Domey Malasarn

Most of my friends don't like to read. At all. So, I'm not too surprised when they don't take much interest in my writing. Sometimes they'll say they're happy for me if I announce some award I've won or something, but many of them have never read my writing, nor do they want to. With those friends, I just tend to shut writing out of our relationship. It's kind of sad to me, but then you can't force someone to like things they don't normally like. It does mean, though, that I tend to drift away from them and toward more writerly friends!


Most of my friends know that I write, but never asked to read anything. My family is just the same. And now that I write in English I even narrowed the possible readers! ;-)But I must admit I write first and foremost for myself. I write the stories that I want to read. I got lost when I tried to please all the beta-readers. So now I'm back to my old path: I WILL give my writing to a bunch of beta-readers, just to make sure I'm clear enough, then out I go, daring to be bad, and self-publish. Hopefully I'll find like-minded readers out there and won't have to bother with well-intended critiques. I know I'll also find haters of my writing (especially if I *gasp* become famous), but for me it will be success when I get my first fan letter. Writing for someone else never worked for me (tried it in high school, never wrote fan fiction for that reason)! ;-)Happy writingBarb

I have both extremes. My mom is extremely supportive and reads everything. My dad is a writer himself and is very encouraging. My husband and my brother don't read anything I write. It used to hurt me, but I learned to accept that's who they are. They don't read a lot of fiction.There are a few members of my family, further out, who not only don't read what I write, but make snide comments about I waste my time. The year I wrote full time and published two books and earned money at writing for the first time, one person made a comment I've never forgotten about how I was lazy and unemployed and when would I get a real job.

It is sad when those we love don't get what matters, but I bet your right that maybe we don't get some things that matter to them. I remember sending a story to my best friend growing up (this was early on in my writing, so it probably wasn't that great of a story), and she said. "That was good. There were no grammatical mistakes at all." Oh. Wow. Thanks. I just had to laugh. I'm really okay if people don't share my interests. I have been lucky, though, to always have amazing support from my family.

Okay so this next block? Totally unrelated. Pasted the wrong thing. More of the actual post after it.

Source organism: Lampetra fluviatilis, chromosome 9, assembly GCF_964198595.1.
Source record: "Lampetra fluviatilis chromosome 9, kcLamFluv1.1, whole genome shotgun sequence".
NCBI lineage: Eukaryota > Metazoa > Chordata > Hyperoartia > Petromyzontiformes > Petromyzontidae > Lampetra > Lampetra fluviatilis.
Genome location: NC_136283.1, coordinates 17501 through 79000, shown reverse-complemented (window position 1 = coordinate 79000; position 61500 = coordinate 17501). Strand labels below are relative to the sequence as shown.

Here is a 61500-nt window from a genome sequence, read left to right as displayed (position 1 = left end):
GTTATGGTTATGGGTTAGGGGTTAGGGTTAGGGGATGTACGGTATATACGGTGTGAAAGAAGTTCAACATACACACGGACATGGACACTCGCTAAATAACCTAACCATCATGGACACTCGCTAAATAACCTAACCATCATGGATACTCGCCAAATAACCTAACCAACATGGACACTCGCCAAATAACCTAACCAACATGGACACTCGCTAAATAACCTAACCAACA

The people I care most about are incredibly supportive and celebrate every miniscule achievement I manage. So, fortunately, I don't have this problem. But I know that I'm not able to please everyone with what I write. And that's okay. The ones meant to read what I write will read it. I have to trust my words will end up in the right hands.

Oh my, you nailed this one. I've had this problem ever since I began writing. It used to hurt but now I've found acceptance. My husband only reads the newspaper and ESPN. He hates reading period so he has no interest whatsoever in my writing. No one in my family really gets any of it and I'm now okay with that. I think that's why our blogging and networking friends are so important. We're not just followers, we're friends. We're the people who will buy your book, sing your praises, and follow you along throughout your career. I just call it my "secret society" and when I do have a book on some shelf in Barnes and Noble (hopefully) I'll tell them that our "secret society" is no longer accepting members so just scurry on along and watch re-runs on TV. So Sorry. Actually I'm too nice to do that. I'd forgive them and move on but it sounds nice;)

One thing I love about my husband is that although he doesn't read my work, he shows his support in other ways. He built me a desk so I would have a nice place to work, and also a special art desk where I paint. His favorite way to support me, since he knows computers, is to buy me new computers and specialized software. I forbid him to buy me a new computer this year, since we can't afford it, so he found Poser Pro (an art program) on a Black Friday sale, and gave it to me for Christmas.I think it's important to be aware of how people who are not necessarily writers or readers approach the matter of encouragement and support in their own way.

Michelle Davidson Argyle